Psychiatry | St. Louis Public Radio

Psychiatry

December 19, 2019 Kris Dadant, Dr. Katie Plax, John Amman
Evie Hemphill | St. Louis Public Radio

An estimated 30% of Missouri youth in foster care or group homes are on psychotropic drugs of some sort — nearly twice the national average for kids that age. Many are on multiple drugs. And powerful anti-psychotic drugs have been used to treat conditions like ADHD and conduct disorders, even though the Federal Drug Administration hasn’t approved them for that use.

Two years ago, a class action lawsuit aimed to change the way Missouri foster kids are medicated. Filed by the St. Louis University School of Law Legal Clinics in conjunction with nonprofit children’s advocacy groups and the Morgan, Lewis & Bockius law firm, the suit charged that anti-psychotic medications were being overprescribed, wrongly used and badly monitored. 

EMILY WOODBURY | ST. LOUIS PUBLIC RADIO

In 2009, New York Post reporter Susannah Cahalan suddenly experienced hallucinations, paranoia, seizures and catatonia. She was misdiagnosed for a month before she was finally treated for a rare autoimmune disease that can attack the brain, anti-NMDA receptor encephalitis.

Cahalan has little recollection of this time in her life, but she investigated her experience and published the details in her 2012 book, “Brain on Fire: My Month of Madness.”

Kids sitting on the floor in a classroom
Phil Roeder | Flickr

Two national child advocacy organizations have filed a federal lawsuit against the Missouri Department of Social Services, alleging that children in the state’s foster care system are over-prescribed psychotropic medications with little oversight.

“They’re prescribed off-label, to control behaviors,” said Bill Grimm, an attorney for the National Center for Youth Law, which filed the lawsuit on Monday. “While many other states have instituted some sort of oversight … Missouri has very little to none of those safeguards in place.”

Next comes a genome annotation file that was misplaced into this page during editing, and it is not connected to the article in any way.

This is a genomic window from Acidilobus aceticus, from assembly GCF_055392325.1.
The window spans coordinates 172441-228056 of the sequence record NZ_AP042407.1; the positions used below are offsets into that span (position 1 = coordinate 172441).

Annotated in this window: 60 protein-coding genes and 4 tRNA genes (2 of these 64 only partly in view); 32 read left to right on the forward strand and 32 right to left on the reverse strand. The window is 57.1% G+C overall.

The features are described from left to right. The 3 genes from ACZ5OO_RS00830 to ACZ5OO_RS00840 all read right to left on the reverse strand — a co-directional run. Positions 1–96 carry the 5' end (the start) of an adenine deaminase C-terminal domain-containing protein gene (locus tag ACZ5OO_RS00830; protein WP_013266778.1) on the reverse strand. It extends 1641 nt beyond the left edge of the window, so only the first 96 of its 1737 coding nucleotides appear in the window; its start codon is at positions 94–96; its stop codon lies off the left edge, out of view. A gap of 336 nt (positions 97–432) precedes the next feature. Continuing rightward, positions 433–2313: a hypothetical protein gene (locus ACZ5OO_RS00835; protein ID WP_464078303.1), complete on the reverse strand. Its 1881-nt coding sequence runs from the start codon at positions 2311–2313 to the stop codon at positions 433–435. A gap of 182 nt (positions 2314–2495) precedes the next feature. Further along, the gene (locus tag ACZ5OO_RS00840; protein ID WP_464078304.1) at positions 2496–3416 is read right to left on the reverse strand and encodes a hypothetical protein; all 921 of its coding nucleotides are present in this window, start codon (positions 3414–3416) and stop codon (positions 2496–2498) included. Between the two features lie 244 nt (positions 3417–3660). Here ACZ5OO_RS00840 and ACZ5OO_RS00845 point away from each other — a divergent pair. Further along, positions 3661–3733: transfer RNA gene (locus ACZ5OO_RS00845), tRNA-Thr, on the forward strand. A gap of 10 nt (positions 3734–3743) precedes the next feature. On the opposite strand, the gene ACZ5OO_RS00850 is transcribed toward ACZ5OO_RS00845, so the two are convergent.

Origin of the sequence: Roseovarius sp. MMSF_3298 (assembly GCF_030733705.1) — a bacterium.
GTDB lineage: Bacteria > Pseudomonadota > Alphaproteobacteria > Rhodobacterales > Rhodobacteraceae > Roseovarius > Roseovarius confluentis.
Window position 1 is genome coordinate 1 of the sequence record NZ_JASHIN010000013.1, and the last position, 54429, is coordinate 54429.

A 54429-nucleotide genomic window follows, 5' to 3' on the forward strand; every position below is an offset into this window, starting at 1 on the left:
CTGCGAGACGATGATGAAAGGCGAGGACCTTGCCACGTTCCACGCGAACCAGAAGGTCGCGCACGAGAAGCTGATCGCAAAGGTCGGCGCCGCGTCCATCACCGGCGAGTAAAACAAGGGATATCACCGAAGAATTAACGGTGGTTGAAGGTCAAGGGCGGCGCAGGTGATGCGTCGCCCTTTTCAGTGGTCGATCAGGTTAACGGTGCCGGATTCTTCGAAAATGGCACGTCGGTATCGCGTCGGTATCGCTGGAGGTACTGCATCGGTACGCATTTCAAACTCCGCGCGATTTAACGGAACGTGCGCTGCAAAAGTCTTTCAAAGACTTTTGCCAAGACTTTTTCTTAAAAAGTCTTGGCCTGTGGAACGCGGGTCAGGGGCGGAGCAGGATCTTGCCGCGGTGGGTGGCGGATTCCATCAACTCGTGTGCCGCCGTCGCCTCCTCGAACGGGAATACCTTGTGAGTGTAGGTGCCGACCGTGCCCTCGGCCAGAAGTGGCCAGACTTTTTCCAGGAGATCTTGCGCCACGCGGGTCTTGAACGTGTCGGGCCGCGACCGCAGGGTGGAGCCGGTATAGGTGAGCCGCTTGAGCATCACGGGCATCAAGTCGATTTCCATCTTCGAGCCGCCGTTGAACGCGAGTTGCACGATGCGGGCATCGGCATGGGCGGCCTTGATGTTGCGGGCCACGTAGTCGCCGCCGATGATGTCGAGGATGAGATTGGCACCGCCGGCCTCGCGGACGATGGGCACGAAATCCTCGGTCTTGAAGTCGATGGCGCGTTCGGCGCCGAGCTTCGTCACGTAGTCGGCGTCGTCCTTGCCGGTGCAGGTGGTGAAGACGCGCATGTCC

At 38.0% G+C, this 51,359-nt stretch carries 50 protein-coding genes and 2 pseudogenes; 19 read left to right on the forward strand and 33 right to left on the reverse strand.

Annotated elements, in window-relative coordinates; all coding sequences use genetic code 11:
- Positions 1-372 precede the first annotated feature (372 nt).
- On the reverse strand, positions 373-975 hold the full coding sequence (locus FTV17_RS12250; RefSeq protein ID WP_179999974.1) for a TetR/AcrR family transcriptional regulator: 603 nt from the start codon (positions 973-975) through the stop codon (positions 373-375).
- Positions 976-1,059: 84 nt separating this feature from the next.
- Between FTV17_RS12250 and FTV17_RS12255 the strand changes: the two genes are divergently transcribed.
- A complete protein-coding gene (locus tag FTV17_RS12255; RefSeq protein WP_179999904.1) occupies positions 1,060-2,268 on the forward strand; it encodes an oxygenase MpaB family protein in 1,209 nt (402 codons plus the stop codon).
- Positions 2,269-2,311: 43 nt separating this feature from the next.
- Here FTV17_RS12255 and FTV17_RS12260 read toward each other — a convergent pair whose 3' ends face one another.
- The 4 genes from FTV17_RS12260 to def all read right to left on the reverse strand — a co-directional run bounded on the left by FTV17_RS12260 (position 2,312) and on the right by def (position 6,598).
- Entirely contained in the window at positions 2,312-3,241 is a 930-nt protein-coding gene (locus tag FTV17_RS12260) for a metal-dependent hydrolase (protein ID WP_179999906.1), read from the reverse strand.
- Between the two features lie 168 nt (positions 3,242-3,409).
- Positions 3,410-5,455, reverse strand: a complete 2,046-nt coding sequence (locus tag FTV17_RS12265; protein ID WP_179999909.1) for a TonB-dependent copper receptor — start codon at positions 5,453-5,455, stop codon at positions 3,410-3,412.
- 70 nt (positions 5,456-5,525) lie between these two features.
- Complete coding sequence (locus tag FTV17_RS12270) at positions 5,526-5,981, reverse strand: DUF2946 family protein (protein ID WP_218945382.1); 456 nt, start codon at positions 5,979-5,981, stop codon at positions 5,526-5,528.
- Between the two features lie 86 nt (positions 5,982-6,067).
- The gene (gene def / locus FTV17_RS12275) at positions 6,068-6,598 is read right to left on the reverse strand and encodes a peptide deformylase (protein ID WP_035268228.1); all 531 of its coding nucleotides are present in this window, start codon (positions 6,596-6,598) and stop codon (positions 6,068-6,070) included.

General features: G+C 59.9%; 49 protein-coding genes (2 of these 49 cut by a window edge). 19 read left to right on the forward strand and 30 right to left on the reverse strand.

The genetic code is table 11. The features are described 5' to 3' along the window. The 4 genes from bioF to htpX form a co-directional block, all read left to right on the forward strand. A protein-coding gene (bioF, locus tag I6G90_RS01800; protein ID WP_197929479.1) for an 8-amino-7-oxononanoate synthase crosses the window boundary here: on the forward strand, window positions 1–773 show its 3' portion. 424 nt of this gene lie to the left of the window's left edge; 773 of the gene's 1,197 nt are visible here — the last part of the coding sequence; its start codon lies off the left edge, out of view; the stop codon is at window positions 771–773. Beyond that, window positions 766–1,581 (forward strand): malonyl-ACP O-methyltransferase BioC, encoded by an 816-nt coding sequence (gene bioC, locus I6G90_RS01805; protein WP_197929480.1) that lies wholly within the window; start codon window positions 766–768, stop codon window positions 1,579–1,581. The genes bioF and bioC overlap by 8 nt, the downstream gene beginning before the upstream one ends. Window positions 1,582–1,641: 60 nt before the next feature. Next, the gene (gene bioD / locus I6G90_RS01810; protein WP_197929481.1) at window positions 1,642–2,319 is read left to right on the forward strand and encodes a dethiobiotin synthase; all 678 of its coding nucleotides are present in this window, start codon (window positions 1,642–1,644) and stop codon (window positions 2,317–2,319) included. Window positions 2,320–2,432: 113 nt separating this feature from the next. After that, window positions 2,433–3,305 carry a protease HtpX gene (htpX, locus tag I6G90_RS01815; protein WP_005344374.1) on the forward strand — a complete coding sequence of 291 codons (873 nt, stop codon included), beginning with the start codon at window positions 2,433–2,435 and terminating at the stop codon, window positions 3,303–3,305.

The suit seeks class action status. State officials declined comment, citing pending litigation.

U.S. Food and Drug Administration

A St. Louis neurosurgeon is helping to pioneer a new treatment for severe obsessive compulsive disorder that involves implanting a device sometimes called a “brain pacemaker.”  

At first, deep brain stimulation sounds like something out of an Isaac Asimov novel. Through a hole in the skull the size of a dime, surgeons place electrodes in a patient’s brain. Wires under the skin connect the electrodes to a device similar to a cardiac pacemaker, which is implanted under the patient’s clavicle.

(Rachel Lippmann/St. Louis Public Radio)

BJC HealthCare took over operations of a 25-bed, psychiatric acute-care hospital near the West End neighborhood in St. Louis on Wednesday. BJC officials said the move was necessary because the psychiatric hospital was financially unstable.

(via Flickr/kennedy22)

Clinical depression is called the world’s number one mental disorder and ranks only behind heart disease as the country’s most disabling condition.  It is also dangerous because it can all too often lead to suicide.  Andrew and Barbara Taylor and the Crawford Taylor Foundation have committed $20 million to Washington University to fund research on mental illness, with a sharp focus on depression.

Wash U. Gets $20M For Psychiatric Research

Oct 8, 2012
Washington University School of Medicine

Washington University School of Medicine has received a $20 million donation to establish a new center for psychiatric research.

The Taylor Family Institute for Innovative Psychiatric Research will focus on developing new and more effective therapies for psychiatric disorders. Researchers will start by studying neurosteroids, chemicals in the brain that help regulate thinking and emotion. Changes in levels of neurosteroids can be linked to mood disorders, chronic pain, epilepsy, or Alzheimer’s disease.

This article first appeared in the St. Louis Beacon, May 25, 2010 - The Missouri Department of Mental Health is asking local groups to help figure out ways to find services for patients who no longer will get acute or emergency treatment at the Metropolitan St. Louis Psychiatric Center, 5351 Delmar Blvd.

This post first appeared in the St. Louis Beacon: August 7, 2008 - Psychiatrists are engaging in less psychotherapy than they once did and may be more likely to specialize in drug therapy, according to a report in the August issue of the Archives of General Psychiatry. The trend may be explained by several factors including financial incentives to focus on other aspects of care, fewer psychiatrists being trained in -- or specializing in -- psychotherapy, and the wider range of medications now available to clinicians.